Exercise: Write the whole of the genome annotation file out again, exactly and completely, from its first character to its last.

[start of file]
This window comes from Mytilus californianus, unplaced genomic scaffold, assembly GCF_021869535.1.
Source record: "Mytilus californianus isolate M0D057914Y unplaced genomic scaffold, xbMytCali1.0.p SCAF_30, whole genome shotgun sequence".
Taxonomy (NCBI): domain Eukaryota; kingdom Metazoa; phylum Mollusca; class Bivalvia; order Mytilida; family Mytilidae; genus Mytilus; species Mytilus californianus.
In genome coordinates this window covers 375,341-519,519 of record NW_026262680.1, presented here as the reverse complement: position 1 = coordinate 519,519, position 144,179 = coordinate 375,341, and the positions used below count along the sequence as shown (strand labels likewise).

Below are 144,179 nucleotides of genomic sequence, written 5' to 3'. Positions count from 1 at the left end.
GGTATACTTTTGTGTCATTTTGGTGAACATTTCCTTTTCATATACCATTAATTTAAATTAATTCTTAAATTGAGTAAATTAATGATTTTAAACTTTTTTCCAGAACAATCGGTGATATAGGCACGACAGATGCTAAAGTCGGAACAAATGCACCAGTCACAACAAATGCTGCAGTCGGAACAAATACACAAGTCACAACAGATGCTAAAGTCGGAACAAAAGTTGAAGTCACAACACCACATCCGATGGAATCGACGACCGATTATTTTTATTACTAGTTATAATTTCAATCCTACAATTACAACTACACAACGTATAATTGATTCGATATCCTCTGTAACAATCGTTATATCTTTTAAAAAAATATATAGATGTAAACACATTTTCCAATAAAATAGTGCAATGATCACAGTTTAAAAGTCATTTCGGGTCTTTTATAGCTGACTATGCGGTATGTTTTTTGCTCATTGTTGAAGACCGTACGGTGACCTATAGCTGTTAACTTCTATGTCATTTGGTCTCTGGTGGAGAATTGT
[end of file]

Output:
This window comes from Mytilus californianus, unplaced genomic scaffold, assembly GCF_021869535.1.
Source record: "Mytilus californianus isolate M0D057914Y unplaced genomic scaffold, xbMytCali1.0.p SCAF_30, whole genome shotgun sequence".
Taxonomy (NCBI): domain Eukaryota; kingdom Metazoa; phylum Mollusca; class Bivalvia; order Mytilida; family Mytilidae; genus Mytilus; species Mytilus californianus.
In genome coordinates this window covers 375,341-519,519 of record NW_026262680.1, presented here as the reverse complement: position 1 = coordinate 519,519, position 144,179 = coordinate 375,341, and the positions used below count along the sequence as shown (strand labels likewise).

Below are 144,179 nucleotides of genomic sequence, written 5' to 3'. Positions count from 1 at the left end.
GGTATACTTTTGTGTCATTTTGGTGAACATTTCCTTTTCATATACCATTAATTTAAATTAATTCTTAAATTGAGTAAATTAATGATTTTAAACTTTTTTCCAGAACAATCGGTGATATAGGCACGACAGATGCTAAAGTCGGAACAAATGCACCAGTCACAACAAATGCTGCAGTCGGAACAAATACACAAGTCACAACAGATGCTAAAGTCGGAACAAAAGTTGAAGTCACAACACCACATCCGATGGAATCGACGACCGATTATTTTTATTACTAGTTATAATTTCAATCCTACAATTACAACTACACAACGTATAATTGATTCGATATCCTCTGTAACAATCGTTATATCTTTTAAAAAAATATATAGATGTAAACACATTTTCCAATAAAATAGTGCAATGATCACAGTTTAAAAGTCATTTCGGGTCTTTTATAGCTGACTATGCGGTATGTTTTTTGCTCATTGTTGAAGACCGTACGGTGACCTATAGCTGTTAACTTCTATGTCATTTGGTCTCTGGTGGAGAATTGT